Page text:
Is Naked Juice Really Worse for You Than a Can of Pepsi?

Photo: Instagram/@nakedjuice
While Mom might have packed a Pepsi in your lunch every day back when you were still memorizing multiplication tables and crushing on JTT and Leo, these days few of us are drinking cola on a regular basis.

But according to a lawsuit filed by a nutrition watchdog group, bottled juice might not be much better. The group, the Center for Science in the Public Interest (CSPI), alleges that Naked Juice isn't as healthy as it seems to be, Business Insider reports.

The claims? According to the lawsuit filed this week against Naked's parent company, PepsiCo, one bottle packs more sugar than a can of Pepsi—and the labels make them look like they're full of leafy greens, when in reality, they contain "cheap, nutrient-poor" ingredients like apple and orange juice. So what does Naked Juice have to say about all of this?

"There is nothing misleading about our juices and smoothies," Naked Juice vice president/general manager Andrea Theodore says. "Honestly, we've been completely transparent since we founded the brand 30 years ago." Theodore says that the label doesn't hide anything, pointing out on the Bright Beets label that there are 2 1/2 beets, 1/3 of a carrot, and 1 3/4 apples inside.

But what about all the sugar? (Although Naked Juice has no added sugar, a 15.2-ounce bottle has 61 grams of the sweet stuff, about 50 percent more than a 12-ounce can of Pepsi.)

Theodore says it is naturally occurring from fruit, whereas Pepsi contains added sugar—so, to her, the comparison is unfair. Starting in 2018, the FDA will require all food and drink companies to specifically call out added sugar on the label, and Theodore is looking forward to the change, saying this can only help the brand.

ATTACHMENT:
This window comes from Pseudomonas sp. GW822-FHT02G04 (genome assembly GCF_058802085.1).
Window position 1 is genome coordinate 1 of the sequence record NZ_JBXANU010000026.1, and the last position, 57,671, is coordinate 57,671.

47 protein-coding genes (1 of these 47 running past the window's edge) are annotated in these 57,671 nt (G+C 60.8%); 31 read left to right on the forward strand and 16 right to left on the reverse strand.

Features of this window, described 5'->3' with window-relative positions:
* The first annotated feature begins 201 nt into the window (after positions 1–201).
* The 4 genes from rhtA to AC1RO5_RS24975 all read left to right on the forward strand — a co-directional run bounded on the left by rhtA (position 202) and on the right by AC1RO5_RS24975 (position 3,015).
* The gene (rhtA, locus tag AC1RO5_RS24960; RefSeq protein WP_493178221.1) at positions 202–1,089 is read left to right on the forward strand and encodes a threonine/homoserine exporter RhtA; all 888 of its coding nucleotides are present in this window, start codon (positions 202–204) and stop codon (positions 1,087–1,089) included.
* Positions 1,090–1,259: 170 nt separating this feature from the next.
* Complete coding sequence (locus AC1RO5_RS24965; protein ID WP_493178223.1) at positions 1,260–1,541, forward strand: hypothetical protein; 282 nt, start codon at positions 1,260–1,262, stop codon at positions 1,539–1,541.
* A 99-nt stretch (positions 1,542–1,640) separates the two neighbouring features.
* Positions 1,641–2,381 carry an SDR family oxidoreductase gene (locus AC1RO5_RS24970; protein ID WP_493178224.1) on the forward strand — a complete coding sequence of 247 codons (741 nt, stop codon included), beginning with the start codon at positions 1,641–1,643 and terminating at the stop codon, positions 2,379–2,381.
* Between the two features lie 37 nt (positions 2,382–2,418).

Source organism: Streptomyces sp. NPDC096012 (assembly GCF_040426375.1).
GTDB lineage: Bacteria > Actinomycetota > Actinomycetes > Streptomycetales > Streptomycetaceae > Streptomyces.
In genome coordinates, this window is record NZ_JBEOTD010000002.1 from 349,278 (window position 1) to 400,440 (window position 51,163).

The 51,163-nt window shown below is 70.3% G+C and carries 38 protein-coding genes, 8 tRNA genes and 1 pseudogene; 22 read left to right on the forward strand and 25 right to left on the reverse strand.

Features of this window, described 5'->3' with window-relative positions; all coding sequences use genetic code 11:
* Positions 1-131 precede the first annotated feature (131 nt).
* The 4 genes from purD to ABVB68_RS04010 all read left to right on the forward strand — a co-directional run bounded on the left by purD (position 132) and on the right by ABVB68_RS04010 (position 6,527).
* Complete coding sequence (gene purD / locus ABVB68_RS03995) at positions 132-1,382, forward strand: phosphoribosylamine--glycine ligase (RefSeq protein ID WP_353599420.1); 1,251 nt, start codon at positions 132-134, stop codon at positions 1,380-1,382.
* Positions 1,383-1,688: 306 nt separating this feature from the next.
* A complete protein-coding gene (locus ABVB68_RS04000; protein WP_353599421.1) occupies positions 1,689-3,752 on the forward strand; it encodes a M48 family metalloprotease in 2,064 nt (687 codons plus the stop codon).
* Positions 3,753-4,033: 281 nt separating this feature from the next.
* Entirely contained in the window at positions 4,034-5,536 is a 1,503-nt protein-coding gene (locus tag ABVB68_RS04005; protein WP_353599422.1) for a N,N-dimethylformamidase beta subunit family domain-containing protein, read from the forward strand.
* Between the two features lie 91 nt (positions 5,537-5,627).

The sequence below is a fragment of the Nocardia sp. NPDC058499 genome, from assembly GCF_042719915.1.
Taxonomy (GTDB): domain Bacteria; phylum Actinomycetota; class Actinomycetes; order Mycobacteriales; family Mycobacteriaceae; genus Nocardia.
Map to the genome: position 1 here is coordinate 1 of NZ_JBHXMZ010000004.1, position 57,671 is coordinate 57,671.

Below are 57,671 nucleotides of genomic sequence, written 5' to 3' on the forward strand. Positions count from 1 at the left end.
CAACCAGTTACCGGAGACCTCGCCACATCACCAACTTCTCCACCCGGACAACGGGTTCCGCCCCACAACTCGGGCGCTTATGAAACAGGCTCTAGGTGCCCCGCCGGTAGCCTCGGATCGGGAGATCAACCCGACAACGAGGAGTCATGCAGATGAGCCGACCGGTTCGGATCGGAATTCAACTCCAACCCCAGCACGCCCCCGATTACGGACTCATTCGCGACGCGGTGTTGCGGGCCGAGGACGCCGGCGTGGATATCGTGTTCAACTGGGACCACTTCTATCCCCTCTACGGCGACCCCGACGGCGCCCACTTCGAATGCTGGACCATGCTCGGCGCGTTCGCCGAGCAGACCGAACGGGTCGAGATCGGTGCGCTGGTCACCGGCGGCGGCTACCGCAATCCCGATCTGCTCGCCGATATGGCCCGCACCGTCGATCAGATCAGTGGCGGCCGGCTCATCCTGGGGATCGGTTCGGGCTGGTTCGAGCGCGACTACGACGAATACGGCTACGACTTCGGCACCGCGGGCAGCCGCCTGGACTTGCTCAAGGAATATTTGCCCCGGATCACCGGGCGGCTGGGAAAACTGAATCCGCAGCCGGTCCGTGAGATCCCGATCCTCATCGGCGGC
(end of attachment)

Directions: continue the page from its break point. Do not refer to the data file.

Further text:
This isn't the first lawsuit Naked Juice has been hit with. In 2013, the brand was sued over its "all-natural" labeling. (The case was settled out of court, and Naked Juice agreed to pay $9 million and took the "all-natural" terminology off the labels.)

While the current lawsuit likely won't be settled for a while, when it comes to drinking to your health, the power is in the hands of the consumer. "We spell everything out on the label so consumers can decide for themselves what's best for themselves and their family," Theodore says.

While fruits and veggies are surely more nutritious than the artificial ingredients in Pepsi, the fruit juices are high in sugar, even if it's not added sugar—so if you're on your way to kicking the habit, it's not doing you any favors.

Does all this sugar talk make you want to switch to veggie-only drinks? Here are seven fruitless smoothies you can make at home. But there's no need to give up all fruit—this one works as a natural probiotic

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